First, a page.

15. #15
    Power Poster Prism99's Avatar
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    Quote Originally Posted by Zyngawf View Post
    Why do so many of you like it? My most recent quilt seems to have several broken threads in the free motion quilting. I used something definitely meant for this. I have used polyester thread to quilt before and not had this much of a problem.
    Cotton thread is traditional because when vintage quilts were created, cotton was all that was available. I personally prefer polyester thread for machine quilting because it is stronger and creates less lint for my machine.

    There are multiple reasons why cotton thread might break after FMQing. One is the type and brand of thread. Some brands are better than others. Also, cotton thread can be stronger or weaker depending on the type of cotton in the thread (shorter or longer strands), how it is wound, weight, and ply (number of strands). Distance between quilting lines is another variable. Longer distances mean that more stress is put on individual threads when someone sits on a quilt, for example, or when the quilt is handled while heavy with water after washing. (Water adds a *lot* of weight to a quilt, which is one reason why you really do not want to hang a wet quilt on a clothesline.) Stitch length can also affect how much stress a thread can take, with long stitches breaking sooner than short stitches.

  16. #16
    Super Member Dolphyngyrl's Avatar
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    Not all cotton quilting threads are a like. The higher end long staple egyptian cottons that are manufactured properly will be the ones you hardly have breakage on and there are very few of these imho i got breakage on many name brand cotton threads that are popular. If it is true egyptisn cotton thread it will not be cheap and will cost quite a bit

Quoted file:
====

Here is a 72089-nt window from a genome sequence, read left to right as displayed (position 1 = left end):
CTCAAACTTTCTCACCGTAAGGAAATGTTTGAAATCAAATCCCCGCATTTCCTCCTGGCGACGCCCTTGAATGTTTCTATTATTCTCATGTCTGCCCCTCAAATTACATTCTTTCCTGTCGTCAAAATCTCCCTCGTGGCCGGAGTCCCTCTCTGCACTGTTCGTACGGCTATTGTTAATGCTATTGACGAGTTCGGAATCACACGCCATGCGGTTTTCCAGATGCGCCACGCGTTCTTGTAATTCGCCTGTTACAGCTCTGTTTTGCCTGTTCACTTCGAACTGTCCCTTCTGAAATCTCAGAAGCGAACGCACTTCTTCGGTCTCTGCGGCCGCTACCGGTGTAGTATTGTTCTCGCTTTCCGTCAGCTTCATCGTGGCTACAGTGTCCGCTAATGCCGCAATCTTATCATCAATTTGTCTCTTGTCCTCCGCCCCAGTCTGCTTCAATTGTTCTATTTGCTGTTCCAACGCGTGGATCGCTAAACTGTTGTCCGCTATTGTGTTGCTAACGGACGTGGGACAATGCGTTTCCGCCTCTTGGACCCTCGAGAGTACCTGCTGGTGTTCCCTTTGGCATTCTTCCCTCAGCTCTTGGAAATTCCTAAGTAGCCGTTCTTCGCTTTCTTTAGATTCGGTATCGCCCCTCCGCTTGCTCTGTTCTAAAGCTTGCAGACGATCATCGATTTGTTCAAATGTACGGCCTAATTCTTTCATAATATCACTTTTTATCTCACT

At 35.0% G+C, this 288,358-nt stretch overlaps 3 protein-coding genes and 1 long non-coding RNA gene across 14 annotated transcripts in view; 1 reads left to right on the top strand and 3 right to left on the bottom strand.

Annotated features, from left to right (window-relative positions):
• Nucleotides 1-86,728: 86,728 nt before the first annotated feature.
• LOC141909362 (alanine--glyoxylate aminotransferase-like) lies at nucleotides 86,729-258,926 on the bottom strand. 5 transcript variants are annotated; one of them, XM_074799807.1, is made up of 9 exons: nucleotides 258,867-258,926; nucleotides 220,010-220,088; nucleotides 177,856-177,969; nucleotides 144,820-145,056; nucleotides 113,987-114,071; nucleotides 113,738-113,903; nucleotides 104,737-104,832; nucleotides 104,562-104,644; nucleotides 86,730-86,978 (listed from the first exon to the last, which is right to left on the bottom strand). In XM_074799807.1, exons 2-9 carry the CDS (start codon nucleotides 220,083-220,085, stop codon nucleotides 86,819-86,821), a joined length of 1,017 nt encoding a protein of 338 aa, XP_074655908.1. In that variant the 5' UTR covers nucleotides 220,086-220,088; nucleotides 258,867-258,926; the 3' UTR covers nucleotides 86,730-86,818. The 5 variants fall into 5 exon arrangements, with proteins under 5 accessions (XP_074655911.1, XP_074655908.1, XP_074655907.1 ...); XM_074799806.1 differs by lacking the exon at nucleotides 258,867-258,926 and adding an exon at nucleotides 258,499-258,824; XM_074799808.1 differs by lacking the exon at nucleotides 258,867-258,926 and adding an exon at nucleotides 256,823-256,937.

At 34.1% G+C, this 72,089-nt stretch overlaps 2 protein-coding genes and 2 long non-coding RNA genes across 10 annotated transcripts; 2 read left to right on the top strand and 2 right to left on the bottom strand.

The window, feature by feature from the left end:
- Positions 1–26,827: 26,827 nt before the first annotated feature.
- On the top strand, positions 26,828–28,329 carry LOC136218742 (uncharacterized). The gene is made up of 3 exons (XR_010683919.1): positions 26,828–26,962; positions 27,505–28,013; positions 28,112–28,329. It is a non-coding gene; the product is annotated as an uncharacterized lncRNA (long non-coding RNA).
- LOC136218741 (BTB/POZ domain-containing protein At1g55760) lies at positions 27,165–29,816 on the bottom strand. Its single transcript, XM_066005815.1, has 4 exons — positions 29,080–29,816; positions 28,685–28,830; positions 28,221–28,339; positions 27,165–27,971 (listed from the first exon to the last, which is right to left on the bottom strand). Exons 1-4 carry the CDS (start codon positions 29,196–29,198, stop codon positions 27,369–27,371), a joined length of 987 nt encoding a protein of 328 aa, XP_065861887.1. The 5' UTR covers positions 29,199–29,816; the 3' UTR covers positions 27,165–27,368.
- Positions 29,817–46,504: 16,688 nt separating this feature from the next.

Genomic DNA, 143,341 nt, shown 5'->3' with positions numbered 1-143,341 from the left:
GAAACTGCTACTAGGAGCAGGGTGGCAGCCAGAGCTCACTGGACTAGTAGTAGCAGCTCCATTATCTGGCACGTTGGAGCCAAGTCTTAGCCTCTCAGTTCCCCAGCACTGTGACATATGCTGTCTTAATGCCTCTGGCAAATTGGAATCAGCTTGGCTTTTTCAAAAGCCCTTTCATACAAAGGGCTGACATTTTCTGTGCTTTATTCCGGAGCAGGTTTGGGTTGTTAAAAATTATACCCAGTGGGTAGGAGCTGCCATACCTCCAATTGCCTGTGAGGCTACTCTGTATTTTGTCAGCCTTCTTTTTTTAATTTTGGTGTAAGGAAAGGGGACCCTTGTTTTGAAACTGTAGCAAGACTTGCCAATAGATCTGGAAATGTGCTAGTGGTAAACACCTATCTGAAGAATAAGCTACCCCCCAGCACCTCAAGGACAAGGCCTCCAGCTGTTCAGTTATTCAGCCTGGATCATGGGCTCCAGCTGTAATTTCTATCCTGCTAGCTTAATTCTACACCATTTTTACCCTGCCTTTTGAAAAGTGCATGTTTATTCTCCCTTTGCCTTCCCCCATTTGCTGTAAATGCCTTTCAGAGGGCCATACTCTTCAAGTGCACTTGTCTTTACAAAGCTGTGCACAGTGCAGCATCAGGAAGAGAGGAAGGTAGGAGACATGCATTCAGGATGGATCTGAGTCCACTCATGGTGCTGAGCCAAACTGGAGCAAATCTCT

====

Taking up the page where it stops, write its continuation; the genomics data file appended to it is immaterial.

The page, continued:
Brother (XL-3500i, CV3550, SQ-9050, Dreamweaver XE6200D), Juki MO-2000QVP, Handiquilter Avante

  17. #17
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    My quilting instructor of the first quilting class I ever took in 2006 and that got me hooked on quilting, recommended the book, "Machine Quilting Made Easy" by Maurine Noble, published by That Patchwork Place. The book is an excellent reference for its many charts showing which type of thread, weight of thread, type of needle, size of needle, etc. to be used together for best results. The book can be found on Amazon.com and you can "look inside" to see what the charts look like. I wouldn't be without this reference book.

  18. #18
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    I do not use 100% cotton thread for the quilting as I find that the thread will break when the quilt is used.

  19. #19
    Super Member rusty quilter's Avatar
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    I have used both..cotton seems to break more....Yes, yes...I have heard all cotton thread with cotton fabric...but I do not make Heirloom quilts....I try to make quilts that are used every day.